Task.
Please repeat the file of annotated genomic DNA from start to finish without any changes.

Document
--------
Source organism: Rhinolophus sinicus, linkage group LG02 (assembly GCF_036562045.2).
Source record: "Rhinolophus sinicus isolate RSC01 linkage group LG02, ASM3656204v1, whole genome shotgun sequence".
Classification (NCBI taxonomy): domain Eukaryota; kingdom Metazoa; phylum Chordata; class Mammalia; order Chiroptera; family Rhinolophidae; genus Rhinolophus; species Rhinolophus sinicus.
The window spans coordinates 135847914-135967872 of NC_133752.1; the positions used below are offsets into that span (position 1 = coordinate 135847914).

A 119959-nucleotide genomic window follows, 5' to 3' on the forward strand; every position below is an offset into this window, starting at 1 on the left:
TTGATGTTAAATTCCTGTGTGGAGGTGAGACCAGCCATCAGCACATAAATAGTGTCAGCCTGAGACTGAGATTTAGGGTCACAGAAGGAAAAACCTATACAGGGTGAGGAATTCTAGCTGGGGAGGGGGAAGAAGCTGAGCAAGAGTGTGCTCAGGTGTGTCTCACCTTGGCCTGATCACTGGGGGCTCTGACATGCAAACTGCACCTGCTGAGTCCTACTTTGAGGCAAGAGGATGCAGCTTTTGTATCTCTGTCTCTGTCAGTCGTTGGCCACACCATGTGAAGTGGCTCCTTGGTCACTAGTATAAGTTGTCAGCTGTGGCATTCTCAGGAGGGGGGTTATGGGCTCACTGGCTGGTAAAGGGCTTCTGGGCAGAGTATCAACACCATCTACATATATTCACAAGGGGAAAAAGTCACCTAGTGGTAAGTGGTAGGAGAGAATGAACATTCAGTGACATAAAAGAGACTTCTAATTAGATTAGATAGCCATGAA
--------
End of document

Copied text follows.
Source organism: Rhinolophus sinicus, linkage group LG02 (assembly GCF_036562045.2).
Source record: "Rhinolophus sinicus isolate RSC01 linkage group LG02, ASM3656204v1, whole genome shotgun sequence".
Classification (NCBI taxonomy): domain Eukaryota; kingdom Metazoa; phylum Chordata; class Mammalia; order Chiroptera; family Rhinolophidae; genus Rhinolophus; species Rhinolophus sinicus.
The window spans coordinates 135847914-135967872 of NC_133752.1; the positions used below are offsets into that span (position 1 = coordinate 135847914).

A 119959-nucleotide genomic window follows, 5' to 3' on the forward strand; every position below is an offset into this window, starting at 1 on the left:
TTGATGTTAAATTCCTGTGTGGAGGTGAGACCAGCCATCAGCACATAAATAGTGTCAGCCTGAGACTGAGATTTAGGGTCACAGAAGGAAAAACCTATACAGGGTGAGGAATTCTAGCTGGGGAGGGGGAAGAAGCTGAGCAAGAGTGTGCTCAGGTGTGTCTCACCTTGGCCTGATCACTGGGGGCTCTGACATGCAAACTGCACCTGCTGAGTCCTACTTTGAGGCAAGAGGATGCAGCTTTTGTATCTCTGTCTCTGTCAGTCGTTGGCCACACCATGTGAAGTGGCTCCTTGGTCACTAGTATAAGTTGTCAGCTGTGGCATTCTCAGGAGGGGGGTTATGGGCTCACTGGCTGGTAAAGGGCTTCTGGGCAGAGTATCAACACCATCTACATATATTCACAAGGGGAAAAAGTCACCTAGTGGTAAGTGGTAGGAGAGAATGAACATTCAGTGACATAAAAGAGACTTCTAATTAGATTAGATAGCCATGAA